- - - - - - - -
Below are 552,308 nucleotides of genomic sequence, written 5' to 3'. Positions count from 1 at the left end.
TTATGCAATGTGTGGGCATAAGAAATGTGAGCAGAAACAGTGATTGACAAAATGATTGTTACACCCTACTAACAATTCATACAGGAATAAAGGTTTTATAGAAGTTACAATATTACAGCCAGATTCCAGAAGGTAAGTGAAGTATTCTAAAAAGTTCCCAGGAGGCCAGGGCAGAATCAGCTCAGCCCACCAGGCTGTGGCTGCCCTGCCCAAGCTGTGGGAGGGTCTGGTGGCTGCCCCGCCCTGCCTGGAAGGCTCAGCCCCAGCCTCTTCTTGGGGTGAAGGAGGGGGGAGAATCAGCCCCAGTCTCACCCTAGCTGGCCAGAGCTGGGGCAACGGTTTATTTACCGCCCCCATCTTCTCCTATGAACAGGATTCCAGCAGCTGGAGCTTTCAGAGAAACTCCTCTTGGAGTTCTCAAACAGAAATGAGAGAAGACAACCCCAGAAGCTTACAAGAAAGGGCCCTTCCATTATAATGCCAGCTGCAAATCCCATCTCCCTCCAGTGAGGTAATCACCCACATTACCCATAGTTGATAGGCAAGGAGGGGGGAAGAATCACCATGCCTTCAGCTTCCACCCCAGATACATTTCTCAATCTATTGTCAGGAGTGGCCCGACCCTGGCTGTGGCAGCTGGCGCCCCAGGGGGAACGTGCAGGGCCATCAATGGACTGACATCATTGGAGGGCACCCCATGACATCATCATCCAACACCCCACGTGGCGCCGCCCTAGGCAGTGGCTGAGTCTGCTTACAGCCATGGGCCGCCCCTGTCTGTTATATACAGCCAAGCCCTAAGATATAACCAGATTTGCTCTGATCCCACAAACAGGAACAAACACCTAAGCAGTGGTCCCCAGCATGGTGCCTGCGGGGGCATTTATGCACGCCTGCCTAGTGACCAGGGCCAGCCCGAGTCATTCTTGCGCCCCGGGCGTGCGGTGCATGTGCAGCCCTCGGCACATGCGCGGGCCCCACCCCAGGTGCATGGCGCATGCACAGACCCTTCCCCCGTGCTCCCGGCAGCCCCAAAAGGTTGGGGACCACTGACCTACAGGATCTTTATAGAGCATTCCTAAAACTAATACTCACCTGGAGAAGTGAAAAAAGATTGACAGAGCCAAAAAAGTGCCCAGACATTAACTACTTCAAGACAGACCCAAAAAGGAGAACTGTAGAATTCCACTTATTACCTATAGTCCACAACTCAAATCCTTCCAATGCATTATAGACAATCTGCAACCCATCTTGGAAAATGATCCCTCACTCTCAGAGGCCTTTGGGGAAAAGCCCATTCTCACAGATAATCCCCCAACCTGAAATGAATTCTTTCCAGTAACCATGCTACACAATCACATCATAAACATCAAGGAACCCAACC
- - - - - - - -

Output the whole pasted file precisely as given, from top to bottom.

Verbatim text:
Below are 552,308 nucleotides of genomic sequence, written 5' to 3'. Positions count from 1 at the left end.
TTATGCAATGTGTGGGCATAAGAAATGTGAGCAGAAACAGTGATTGACAAAATGATTGTTACACCCTACTAACAATTCATACAGGAATAAAGGTTTTATAGAAGTTACAATATTACAGCCAGATTCCAGAAGGTAAGTGAAGTATTCTAAAAAGTTCCCAGGAGGCCAGGGCAGAATCAGCTCAGCCCACCAGGCTGTGGCTGCCCTGCCCAAGCTGTGGGAGGGTCTGGTGGCTGCCCCGCCCTGCCTGGAAGGCTCAGCCCCAGCCTCTTCTTGGGGTGAAGGAGGGGGGAGAATCAGCCCCAGTCTCACCCTAGCTGGCCAGAGCTGGGGCAACGGTTTATTTACCGCCCCCATCTTCTCCTATGAACAGGATTCCAGCAGCTGGAGCTTTCAGAGAAACTCCTCTTGGAGTTCTCAAACAGAAATGAGAGAAGACAACCCCAGAAGCTTACAAGAAAGGGCCCTTCCATTATAATGCCAGCTGCAAATCCCATCTCCCTCCAGTGAGGTAATCACCCACATTACCCATAGTTGATAGGCAAGGAGGGGGGAAGAATCACCATGCCTTCAGCTTCCACCCCAGATACATTTCTCAATCTATTGTCAGGAGTGGCCCGACCCTGGCTGTGGCAGCTGGCGCCCCAGGGGGAACGTGCAGGGCCATCAATGGACTGACATCATTGGAGGGCACCCCATGACATCATCATCCAACACCCCACGTGGCGCCGCCCTAGGCAGTGGCTGAGTCTGCTTACAGCCATGGGCCGCCCCTGTCTGTTATATACAGCCAAGCCCTAAGATATAACCAGATTTGCTCTGATCCCACAAACAGGAACAAACACCTAAGCAGTGGTCCCCAGCATGGTGCCTGCGGGGGCATTTATGCACGCCTGCCTAGTGACCAGGGCCAGCCCGAGTCATTCTTGCGCCCCGGGCGTGCGGTGCATGTGCAGCCCTCGGCACATGCGCGGGCCCCACCCCAGGTGCATGGCGCATGCACAGACCCTTCCCCCGTGCTCCCGGCAGCCCCAAAAGGTTGGGGACCACTGACCTACAGGATCTTTATAGAGCATTCCTAAAACTAATACTCACCTGGAGAAGTGAAAAAAGATTGACAGAGCCAAAAAAGTGCCCAGACATTAACTACTTCAAGACAGACCCAAAAAGGAGAACTGTAGAATTCCACTTATTACCTATAGTCCACAACTCAAATCCTTCCAATGCATTATAGACAATCTGCAACCCATCTTGGAAAATGATCCCTCACTCTCAGAGGCCTTTGGGGAAAAGCCCATTCTCACAGATAATCCCCCAACCTGAAATGAATTCTTTCCAGTAACCATGCTACACAATCACATCATAAACATCAAGGAACCCAACC